Third, the Crown points to the admission made by the
appellant to the Buchanans that he told the Toronto Three where
Mr. Swan lived. The Crown submits that in the absence of any
threats, this admission corroborates the hearsay statements.
 Finally, the Crown submits that although the trial judge
did not rely on the cellphone evidence, it is also corroborative of
the statements. That evidence suggested that the appellant could
have been near Mr. Swan’s home, rather than at his own home,
shortly before the home invasion and is inconsistent with the
appellant’s story about being threatened.
 I accept that the Crown raises a number of pieces of
evidence that are supportive of the veracity of the material parts
of the hearsay statements. The issue is whether this evidence
rules out the alternative explanations, such that the only
remaining likely explanation for the statements is the declarants’ truthfulness about the material aspects of them. In short, can
we be satisfied, based on this evidence, that cross-examination
 In my view, the Crown has not met the test for the admission of the hearsay statements as articulated by the Supreme
Court in Bradshaw. For example, the evidence regarding the
clothing does not remove alternative scenarios regarding its
source. In his statement, Mr. Mullen pointed to the appellant as
the supplier of the masks used in the robbery, while Mr. McLellan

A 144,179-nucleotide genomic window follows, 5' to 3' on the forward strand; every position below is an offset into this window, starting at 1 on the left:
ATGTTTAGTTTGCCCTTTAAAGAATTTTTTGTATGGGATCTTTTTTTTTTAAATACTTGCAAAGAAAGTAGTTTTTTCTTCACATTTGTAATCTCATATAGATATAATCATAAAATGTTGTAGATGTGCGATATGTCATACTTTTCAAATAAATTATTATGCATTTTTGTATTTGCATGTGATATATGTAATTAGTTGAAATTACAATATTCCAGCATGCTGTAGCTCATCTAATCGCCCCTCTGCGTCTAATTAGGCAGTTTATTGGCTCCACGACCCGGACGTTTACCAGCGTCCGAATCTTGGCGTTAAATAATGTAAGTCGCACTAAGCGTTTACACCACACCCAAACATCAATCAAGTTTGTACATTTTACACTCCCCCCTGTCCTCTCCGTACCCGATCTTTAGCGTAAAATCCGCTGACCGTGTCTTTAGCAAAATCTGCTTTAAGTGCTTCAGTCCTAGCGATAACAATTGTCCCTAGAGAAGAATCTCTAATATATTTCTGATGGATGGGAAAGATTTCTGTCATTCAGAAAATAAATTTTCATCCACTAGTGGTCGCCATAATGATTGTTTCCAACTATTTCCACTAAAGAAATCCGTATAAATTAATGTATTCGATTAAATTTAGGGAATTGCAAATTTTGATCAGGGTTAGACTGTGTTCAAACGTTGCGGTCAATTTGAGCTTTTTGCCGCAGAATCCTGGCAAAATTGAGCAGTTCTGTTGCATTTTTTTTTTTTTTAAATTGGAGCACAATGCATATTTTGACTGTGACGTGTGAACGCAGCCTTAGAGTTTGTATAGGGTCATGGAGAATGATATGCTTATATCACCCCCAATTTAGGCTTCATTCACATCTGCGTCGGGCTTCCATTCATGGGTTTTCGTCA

testified at his trial that he was the one who supplied the masks.
Moreover, there is no independent evidence to support the theory
that the appellant supplied the clothing.
 The evidence of the communications between the appellant and Mr. Barnett after the home invasion could be interpreted
as demonstrating a lack of concern on the part of the appellant.
However, the text messages were exchanged after the home invasion when the imminent threat to the appellant had dissipated.
The fact that the appellant’s brother did not observe any threatening behaviour could be because of his location in the home that
evening. Further, the appellant may not have told his brother
about the threats for a number of reasons, including concerns
about his family’s safety.
 The intercepted phone calls capture the appellant discussing his response to police inquiries regarding his interactions with the Toronto Three the evening of the home invasion.
This evidence appears to show the appellant trying to create an
alternative scenario to the one he told the Buchanans. That
could be because, as suggested by the Crown, his mother or
brother told him that the threatening story would not withstand
scrutiny. However, it could also be that he was looking for